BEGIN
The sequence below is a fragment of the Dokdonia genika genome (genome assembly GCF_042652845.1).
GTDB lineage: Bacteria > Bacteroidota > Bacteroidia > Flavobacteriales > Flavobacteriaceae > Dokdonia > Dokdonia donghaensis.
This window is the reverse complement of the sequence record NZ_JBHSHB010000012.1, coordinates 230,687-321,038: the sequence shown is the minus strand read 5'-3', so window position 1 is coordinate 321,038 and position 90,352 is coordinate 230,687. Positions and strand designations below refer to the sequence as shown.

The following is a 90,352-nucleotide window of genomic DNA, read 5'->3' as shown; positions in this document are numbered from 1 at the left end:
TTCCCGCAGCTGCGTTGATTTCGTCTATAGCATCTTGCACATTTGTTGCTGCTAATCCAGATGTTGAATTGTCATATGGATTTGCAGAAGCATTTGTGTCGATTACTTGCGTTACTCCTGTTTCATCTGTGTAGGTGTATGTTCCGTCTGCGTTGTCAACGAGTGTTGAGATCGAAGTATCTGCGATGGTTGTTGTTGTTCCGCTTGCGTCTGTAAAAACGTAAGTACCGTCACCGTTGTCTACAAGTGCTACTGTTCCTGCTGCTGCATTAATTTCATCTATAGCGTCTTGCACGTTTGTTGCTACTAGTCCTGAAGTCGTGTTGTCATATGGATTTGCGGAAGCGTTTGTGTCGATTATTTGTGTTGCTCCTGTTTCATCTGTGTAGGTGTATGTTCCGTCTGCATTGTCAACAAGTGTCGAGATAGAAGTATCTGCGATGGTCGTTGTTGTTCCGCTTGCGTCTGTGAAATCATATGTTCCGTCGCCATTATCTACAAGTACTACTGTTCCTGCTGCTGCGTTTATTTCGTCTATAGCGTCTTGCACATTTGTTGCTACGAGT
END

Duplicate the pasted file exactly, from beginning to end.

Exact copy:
The sequence below is a fragment of the Dokdonia genika genome (genome assembly GCF_042652845.1).
GTDB lineage: Bacteria > Bacteroidota > Bacteroidia > Flavobacteriales > Flavobacteriaceae > Dokdonia > Dokdonia donghaensis.
This window is the reverse complement of the sequence record NZ_JBHSHB010000012.1, coordinates 230,687-321,038: the sequence shown is the minus strand read 5'-3', so window position 1 is coordinate 321,038 and position 90,352 is coordinate 230,687. Positions and strand designations below refer to the sequence as shown.

The following is a 90,352-nucleotide window of genomic DNA, read 5'->3' as shown; positions in this document are numbered from 1 at the left end:
TTCCCGCAGCTGCGTTGATTTCGTCTATAGCATCTTGCACATTTGTTGCTGCTAATCCAGATGTTGAATTGTCATATGGATTTGCAGAAGCATTTGTGTCGATTACTTGCGTTACTCCTGTTTCATCTGTGTAGGTGTATGTTCCGTCTGCGTTGTCAACGAGTGTTGAGATCGAAGTATCTGCGATGGTTGTTGTTGTTCCGCTTGCGTCTGTAAAAACGTAAGTACCGTCACCGTTGTCTACAAGTGCTACTGTTCCTGCTGCTGCATTAATTTCATCTATAGCGTCTTGCACGTTTGTTGCTACTAGTCCTGAAGTCGTGTTGTCATATGGATTTGCGGAAGCGTTTGTGTCGATTATTTGTGTTGCTCCTGTTTCATCTGTGTAGGTGTATGTTCCGTCTGCATTGTCAACAAGTGTCGAGATAGAAGTATCTGCGATGGTCGTTGTTGTTCCGCTTGCGTCTGTGAAATCATATGTTCCGTCGCCATTATCTACAAGTACTACTGTTCCTGCTGCTGCGTTTATTTCGTCTATAGCGTCTTGCACATTTGTTGCTACGAGT